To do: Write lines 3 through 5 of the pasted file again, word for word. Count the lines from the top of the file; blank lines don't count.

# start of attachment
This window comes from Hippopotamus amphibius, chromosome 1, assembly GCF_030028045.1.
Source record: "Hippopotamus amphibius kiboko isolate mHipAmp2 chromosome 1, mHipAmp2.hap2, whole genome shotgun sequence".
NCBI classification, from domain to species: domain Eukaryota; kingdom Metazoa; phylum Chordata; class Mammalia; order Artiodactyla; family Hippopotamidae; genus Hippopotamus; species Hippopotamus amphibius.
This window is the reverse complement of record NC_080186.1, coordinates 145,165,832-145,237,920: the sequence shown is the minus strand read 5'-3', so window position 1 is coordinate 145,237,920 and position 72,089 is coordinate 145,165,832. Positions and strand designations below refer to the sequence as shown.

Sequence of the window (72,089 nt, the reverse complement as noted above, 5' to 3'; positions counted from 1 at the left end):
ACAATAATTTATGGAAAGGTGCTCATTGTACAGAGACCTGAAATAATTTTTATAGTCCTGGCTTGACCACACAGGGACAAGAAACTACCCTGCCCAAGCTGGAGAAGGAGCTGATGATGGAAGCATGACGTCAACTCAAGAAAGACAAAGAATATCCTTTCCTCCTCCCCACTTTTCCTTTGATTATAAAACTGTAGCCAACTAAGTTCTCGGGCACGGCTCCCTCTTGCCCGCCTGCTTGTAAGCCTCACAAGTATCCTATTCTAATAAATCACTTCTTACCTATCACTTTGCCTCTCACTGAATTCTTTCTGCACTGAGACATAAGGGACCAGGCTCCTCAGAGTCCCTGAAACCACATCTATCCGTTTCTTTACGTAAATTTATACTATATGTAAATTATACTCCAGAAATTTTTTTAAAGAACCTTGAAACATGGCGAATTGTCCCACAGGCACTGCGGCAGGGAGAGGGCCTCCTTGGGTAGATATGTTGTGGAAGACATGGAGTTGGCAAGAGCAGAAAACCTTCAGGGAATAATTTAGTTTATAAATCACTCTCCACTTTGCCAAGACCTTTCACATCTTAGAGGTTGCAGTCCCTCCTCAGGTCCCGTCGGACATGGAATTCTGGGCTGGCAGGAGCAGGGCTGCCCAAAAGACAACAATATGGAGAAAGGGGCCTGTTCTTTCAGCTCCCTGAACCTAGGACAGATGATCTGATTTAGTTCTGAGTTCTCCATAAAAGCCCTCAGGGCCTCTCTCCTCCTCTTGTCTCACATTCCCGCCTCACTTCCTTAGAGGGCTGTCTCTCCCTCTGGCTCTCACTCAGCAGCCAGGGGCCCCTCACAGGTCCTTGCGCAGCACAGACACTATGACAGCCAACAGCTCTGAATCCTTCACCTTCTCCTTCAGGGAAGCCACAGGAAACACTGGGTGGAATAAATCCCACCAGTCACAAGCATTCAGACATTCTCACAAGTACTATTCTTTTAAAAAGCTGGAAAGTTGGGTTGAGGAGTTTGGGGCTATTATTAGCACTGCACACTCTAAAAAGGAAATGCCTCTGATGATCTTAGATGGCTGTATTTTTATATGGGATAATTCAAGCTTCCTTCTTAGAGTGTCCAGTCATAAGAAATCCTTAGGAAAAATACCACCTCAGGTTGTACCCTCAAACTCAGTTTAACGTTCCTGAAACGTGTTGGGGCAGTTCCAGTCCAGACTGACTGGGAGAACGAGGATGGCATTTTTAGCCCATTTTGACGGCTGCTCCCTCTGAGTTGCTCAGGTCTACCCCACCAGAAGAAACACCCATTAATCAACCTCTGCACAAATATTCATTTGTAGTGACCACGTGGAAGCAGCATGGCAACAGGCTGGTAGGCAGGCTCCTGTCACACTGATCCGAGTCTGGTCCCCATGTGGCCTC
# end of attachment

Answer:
NCBI classification, from domain to species: domain Eukaryota; kingdom Metazoa; phylum Chordata; class Mammalia; order Artiodactyla; family Hippopotamidae; genus Hippopotamus; species Hippopotamus amphibius.
This window is the reverse complement of record NC_080186.1, coordinates 145,165,832-145,237,920: the sequence shown is the minus strand read 5'-3', so window position 1 is coordinate 145,237,920 and position 72,089 is coordinate 145,165,832. Positions and strand designations below refer to the sequence as shown.

Sequence of the window (72,089 nt, the reverse complement as noted above, 5' to 3'; positions counted from 1 at the left end):